It is oft said that the smallest coffins are the heaviest, and the recent ruling of a young 11-year-old boy’s passing as suicide is no exception. A tragedy no doubt, it acts as a poignant reminder of the fragility of our mental health and emotional well-being. According to reports by the Samaritans of Singapore (SOS), an agency focusing on suicide prevention, the number of suicides for people aged between 10-19 and 20-29 have increased annually, despite overall suicide rates falling. Students and working professionals in these age groups are arguably among those highest at risk of both depression and suicidal thoughts, largely due to their high levels of exposure to daily stressors.
Now, all this information may be hitting a bit too close to home. You have to attend endless (futile) group project meetings, your preparation for finals is abysmal, your significant other seems to constantly be in conflict with you, you feel like your mother calls you every hour on the hour to check why you’re staying back late in school again (making you question life itself) and on top of everything, you ironically have to read an article about stress.
It’s going to be okay.
Hear me out. It is a macabre picture to paint, but as you are reading this, many of you or your friends around you may be going through a multitude of ordeals which remain hidden behind practiced smiles. Some are school-related and others aren’t. Whatever the origins of the difficulty one is going through though, the impetus to banish it from their lives still remains the same: to achieve some semblance of sanity. This starts by prioritising one’s own mental health and emotional needs, part of which entails engaging in good mental health practices, as well as mindfulness.
Those of us studying at Singapore Management University (SMU) are pretty lucky. Sure we have mandated community involvement projects and the godforsaken module we abhorrently refer to as CAT, but we also have something most universities lack: a support system that permeates right through to the curriculum. See, despite the increasing recognition of achieving good mental health and wellness as critical, many institutions including universities lack the infrastructure needed to provide students with a holistic environment where mental well-being is given precedence.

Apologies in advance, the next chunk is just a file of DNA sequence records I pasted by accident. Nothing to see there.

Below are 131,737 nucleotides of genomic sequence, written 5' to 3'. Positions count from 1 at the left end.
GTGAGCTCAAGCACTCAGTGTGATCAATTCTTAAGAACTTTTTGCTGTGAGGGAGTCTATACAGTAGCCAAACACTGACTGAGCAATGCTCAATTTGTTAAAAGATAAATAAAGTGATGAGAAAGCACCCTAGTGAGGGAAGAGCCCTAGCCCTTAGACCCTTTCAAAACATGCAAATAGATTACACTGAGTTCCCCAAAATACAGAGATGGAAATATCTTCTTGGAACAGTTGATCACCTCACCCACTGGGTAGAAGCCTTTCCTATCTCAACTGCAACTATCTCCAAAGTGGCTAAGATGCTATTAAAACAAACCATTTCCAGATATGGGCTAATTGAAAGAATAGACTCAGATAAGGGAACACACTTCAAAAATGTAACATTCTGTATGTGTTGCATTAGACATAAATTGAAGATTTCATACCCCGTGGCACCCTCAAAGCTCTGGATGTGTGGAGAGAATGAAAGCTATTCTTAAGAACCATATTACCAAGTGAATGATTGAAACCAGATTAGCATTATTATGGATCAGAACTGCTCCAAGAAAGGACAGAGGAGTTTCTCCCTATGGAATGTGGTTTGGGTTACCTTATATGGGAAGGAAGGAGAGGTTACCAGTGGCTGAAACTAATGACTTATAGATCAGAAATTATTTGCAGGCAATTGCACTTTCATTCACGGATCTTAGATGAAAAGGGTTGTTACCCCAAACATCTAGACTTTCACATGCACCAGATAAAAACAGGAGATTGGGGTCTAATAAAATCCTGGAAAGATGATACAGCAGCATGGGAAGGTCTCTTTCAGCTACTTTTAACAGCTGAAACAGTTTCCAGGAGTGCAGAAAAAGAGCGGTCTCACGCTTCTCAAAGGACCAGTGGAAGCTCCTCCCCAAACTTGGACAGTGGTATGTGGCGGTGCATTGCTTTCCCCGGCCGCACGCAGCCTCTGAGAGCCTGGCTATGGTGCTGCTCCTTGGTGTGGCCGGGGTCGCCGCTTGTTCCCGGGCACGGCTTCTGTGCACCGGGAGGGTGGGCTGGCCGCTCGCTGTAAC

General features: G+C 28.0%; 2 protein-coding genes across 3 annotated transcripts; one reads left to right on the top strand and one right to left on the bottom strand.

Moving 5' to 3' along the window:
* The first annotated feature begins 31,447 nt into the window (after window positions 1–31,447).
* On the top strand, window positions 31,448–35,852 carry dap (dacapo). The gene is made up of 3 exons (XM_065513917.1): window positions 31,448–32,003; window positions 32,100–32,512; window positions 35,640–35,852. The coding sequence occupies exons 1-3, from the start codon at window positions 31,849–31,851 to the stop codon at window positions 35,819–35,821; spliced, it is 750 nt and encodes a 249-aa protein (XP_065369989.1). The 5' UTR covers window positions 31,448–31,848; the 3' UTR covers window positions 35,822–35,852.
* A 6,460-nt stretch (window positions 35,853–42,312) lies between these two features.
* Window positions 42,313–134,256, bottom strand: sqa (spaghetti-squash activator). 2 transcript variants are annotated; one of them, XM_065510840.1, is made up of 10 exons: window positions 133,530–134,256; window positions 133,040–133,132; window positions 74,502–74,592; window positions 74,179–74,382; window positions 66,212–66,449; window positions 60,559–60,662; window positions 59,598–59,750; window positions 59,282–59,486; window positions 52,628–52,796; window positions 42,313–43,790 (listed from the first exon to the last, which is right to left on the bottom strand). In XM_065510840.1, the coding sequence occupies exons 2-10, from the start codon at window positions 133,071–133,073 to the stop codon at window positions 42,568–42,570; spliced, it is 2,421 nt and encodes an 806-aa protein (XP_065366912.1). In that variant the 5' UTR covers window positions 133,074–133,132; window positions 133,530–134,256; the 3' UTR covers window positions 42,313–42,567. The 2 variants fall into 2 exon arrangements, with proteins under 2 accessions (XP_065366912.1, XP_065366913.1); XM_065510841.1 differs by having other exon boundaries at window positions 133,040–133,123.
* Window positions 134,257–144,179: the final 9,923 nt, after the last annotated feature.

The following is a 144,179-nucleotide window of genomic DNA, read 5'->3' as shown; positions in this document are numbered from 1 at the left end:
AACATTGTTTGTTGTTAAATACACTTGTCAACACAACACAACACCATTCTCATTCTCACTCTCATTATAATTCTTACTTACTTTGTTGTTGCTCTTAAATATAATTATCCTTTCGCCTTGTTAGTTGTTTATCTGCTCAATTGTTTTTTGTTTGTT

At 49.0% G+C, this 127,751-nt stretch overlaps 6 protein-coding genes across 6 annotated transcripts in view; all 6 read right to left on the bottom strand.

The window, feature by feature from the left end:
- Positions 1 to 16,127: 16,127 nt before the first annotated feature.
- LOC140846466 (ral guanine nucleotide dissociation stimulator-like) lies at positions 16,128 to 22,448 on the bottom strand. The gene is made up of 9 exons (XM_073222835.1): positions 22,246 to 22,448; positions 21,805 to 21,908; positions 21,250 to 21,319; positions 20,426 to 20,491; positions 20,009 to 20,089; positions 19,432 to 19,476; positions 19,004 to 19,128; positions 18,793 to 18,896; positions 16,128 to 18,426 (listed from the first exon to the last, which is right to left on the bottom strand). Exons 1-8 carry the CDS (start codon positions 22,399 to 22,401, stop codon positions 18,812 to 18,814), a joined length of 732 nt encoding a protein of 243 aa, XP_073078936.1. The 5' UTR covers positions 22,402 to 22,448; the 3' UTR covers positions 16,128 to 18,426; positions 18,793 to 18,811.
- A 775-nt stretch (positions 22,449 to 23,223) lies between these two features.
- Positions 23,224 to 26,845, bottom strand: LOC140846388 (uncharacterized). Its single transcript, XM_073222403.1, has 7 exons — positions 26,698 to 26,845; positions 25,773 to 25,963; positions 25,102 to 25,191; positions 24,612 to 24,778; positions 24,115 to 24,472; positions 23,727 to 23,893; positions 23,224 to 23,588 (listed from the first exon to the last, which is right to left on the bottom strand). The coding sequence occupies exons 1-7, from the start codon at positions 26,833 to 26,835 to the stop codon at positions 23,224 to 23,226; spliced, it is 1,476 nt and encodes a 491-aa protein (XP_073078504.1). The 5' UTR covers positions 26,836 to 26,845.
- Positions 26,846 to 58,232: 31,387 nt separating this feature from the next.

Source: SMU blog
In SMU, our dual support system is structured in a complementary way. Traditional counsellors still remain the primary source of help for those in need, but comprising part of our emotional safety net are the SMU Peer Helpers (PH). As a CCA, they consist entirely of students who are trained in skills that allow them to assist others who may be in distress. In recognising that the experience of visiting a counsellor was possibly daunting, PH was conceived to ensure that the student body in SMU continually had an alternative avenue to receive the support they needed.
With week 11 waiting around the bend ready to assault us, I decided to ask them how we all could achieve good mental health by dealing with our stressors, and what we should do if we, or anyone else we knew, were depressed or had suicidal thoughts.
Dealing with stress
According to the very knowledgeable members of PH I spoke to, the top stressors in SMU based on their experiences are school-related (poor performance in school and issues with group mates) and/or relationship-related (conflicts with significant others or family members). It is not uncommon for seemingly happy-go-lucky individuals to be under intense pressure internally but show no visible signs of distress externally. Hence, if you or someone you know possess any of the following behaviours, it may be time to seek help.
Withdrawal from social situations (e.g. constant refusal to have lunch with friends)
Constantly feeling irritated (e.g. snapping at others even when unprovoked)
Inability to control one’s emotions (e.g. breaking down over small issues)
Inability to sleep (e.g. insomnia)
Poor performance in school (e.g. doing badly on topics one usually excels at)
This list is non-exhaustive, but merely serves as a reference point for individuals to assess themselves, or to evaluate the mental state of those around them. I’m told that doing so is crucial, because identification is the stepping stone to seeking help. This brings us to some common stress-reduction techniques